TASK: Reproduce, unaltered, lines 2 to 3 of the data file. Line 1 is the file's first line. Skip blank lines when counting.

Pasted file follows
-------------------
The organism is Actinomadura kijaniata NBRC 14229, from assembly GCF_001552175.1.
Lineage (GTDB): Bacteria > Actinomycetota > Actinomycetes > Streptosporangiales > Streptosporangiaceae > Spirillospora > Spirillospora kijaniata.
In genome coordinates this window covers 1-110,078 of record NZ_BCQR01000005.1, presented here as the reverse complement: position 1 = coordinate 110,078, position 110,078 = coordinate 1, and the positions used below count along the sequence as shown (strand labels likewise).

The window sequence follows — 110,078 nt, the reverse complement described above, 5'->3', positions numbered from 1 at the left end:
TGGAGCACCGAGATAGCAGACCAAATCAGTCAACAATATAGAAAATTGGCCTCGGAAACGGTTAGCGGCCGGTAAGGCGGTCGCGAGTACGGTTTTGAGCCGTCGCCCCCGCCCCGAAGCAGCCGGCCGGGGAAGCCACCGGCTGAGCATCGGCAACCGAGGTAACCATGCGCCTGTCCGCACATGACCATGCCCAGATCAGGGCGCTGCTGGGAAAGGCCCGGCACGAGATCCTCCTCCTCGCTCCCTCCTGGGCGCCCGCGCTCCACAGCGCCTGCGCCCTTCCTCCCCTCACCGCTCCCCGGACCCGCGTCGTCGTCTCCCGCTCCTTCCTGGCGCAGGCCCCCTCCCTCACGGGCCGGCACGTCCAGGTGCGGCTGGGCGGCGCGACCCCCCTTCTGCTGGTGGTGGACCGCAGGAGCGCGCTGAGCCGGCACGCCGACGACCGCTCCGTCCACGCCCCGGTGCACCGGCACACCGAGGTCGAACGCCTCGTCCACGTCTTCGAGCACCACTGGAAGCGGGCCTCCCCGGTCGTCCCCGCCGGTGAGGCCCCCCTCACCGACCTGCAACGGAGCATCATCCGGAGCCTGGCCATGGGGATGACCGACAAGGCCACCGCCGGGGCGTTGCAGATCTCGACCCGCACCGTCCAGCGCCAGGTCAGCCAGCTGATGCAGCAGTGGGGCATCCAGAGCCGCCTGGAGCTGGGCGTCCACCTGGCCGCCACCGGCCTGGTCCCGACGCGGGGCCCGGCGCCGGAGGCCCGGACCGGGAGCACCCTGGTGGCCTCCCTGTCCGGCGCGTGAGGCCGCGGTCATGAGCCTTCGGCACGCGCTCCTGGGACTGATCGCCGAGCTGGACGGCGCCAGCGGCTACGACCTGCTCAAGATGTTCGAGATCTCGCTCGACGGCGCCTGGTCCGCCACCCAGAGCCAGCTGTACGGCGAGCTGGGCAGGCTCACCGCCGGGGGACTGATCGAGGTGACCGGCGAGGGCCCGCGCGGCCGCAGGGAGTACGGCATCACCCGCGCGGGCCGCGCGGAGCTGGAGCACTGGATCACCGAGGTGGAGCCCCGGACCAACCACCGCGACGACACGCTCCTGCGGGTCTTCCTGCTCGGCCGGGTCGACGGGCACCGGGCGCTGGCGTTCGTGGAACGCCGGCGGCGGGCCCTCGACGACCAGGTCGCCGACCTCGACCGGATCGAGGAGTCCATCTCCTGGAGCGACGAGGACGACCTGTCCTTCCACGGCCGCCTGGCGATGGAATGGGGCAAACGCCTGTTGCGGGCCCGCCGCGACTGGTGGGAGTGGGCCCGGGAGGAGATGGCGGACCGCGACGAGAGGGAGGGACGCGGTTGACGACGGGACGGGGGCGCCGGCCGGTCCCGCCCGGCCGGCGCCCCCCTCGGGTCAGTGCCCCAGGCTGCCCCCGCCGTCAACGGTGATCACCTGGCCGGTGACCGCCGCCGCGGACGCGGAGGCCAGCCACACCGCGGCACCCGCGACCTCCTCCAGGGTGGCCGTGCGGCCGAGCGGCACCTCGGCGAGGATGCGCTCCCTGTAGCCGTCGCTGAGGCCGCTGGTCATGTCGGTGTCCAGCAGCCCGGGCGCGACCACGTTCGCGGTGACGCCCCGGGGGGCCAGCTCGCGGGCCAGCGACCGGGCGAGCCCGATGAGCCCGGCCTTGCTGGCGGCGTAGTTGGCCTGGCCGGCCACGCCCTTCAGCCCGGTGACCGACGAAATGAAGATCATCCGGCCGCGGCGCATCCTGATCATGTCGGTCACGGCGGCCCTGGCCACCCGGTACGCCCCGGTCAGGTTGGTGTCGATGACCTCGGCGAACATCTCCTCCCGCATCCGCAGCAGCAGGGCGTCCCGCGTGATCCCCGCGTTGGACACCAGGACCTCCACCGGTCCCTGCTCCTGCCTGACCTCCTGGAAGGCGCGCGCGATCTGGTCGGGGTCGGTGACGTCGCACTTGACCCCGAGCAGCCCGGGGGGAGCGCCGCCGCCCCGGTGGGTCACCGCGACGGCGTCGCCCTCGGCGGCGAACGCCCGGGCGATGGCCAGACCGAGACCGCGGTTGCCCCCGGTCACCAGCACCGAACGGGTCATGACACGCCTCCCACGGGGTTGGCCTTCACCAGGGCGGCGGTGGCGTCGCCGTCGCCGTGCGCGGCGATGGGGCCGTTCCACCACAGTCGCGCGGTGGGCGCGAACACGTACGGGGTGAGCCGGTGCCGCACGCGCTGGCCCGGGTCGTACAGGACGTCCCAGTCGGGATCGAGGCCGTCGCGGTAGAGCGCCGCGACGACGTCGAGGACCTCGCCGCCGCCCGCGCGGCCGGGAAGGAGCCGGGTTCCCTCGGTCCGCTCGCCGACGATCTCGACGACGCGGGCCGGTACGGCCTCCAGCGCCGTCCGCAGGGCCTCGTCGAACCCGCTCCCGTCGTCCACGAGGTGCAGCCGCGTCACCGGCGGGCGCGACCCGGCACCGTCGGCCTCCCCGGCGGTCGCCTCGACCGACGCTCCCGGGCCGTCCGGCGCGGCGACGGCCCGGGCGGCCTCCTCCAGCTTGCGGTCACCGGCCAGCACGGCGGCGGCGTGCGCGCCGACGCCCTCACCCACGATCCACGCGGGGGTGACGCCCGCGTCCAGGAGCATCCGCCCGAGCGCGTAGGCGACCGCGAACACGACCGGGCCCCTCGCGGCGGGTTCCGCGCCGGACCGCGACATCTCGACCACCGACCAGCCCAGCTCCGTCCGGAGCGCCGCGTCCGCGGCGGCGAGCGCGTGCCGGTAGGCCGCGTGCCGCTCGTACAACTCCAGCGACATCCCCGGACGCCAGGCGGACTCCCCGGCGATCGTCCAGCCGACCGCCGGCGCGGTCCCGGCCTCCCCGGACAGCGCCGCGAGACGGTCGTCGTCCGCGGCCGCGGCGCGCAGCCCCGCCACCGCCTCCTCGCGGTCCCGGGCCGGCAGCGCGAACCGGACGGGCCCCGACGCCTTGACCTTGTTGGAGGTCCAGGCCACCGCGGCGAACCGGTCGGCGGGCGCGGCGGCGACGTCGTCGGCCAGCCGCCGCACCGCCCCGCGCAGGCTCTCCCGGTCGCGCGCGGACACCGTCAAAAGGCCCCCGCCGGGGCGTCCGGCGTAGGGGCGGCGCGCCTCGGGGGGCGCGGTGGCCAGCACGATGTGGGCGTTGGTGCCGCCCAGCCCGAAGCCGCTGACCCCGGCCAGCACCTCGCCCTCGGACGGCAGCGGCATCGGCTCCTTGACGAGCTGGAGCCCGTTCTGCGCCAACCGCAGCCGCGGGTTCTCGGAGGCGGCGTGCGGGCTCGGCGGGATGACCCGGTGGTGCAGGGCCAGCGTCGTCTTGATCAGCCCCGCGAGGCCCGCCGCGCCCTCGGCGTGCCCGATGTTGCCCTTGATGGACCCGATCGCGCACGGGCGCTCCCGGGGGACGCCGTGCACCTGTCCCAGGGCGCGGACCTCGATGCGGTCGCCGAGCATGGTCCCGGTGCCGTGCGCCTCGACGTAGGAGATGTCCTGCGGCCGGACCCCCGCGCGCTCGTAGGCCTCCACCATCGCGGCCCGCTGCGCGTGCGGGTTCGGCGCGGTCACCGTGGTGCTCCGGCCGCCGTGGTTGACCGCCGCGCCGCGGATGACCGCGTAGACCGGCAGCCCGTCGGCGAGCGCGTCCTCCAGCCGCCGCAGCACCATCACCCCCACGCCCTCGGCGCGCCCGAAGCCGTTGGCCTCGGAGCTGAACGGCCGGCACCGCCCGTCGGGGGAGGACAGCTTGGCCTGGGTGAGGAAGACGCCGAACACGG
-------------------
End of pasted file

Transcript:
Lineage (GTDB): Bacteria > Actinomycetota > Actinomycetes > Streptosporangiales > Streptosporangiaceae > Spirillospora > Spirillospora kijaniata.
In genome coordinates this window covers 1-110,078 of record NZ_BCQR01000005.1, presented here as the reverse complement: position 1 = coordinate 110,078, position 110,078 = coordinate 1, and the positions used below count along the sequence as shown (strand labels likewise).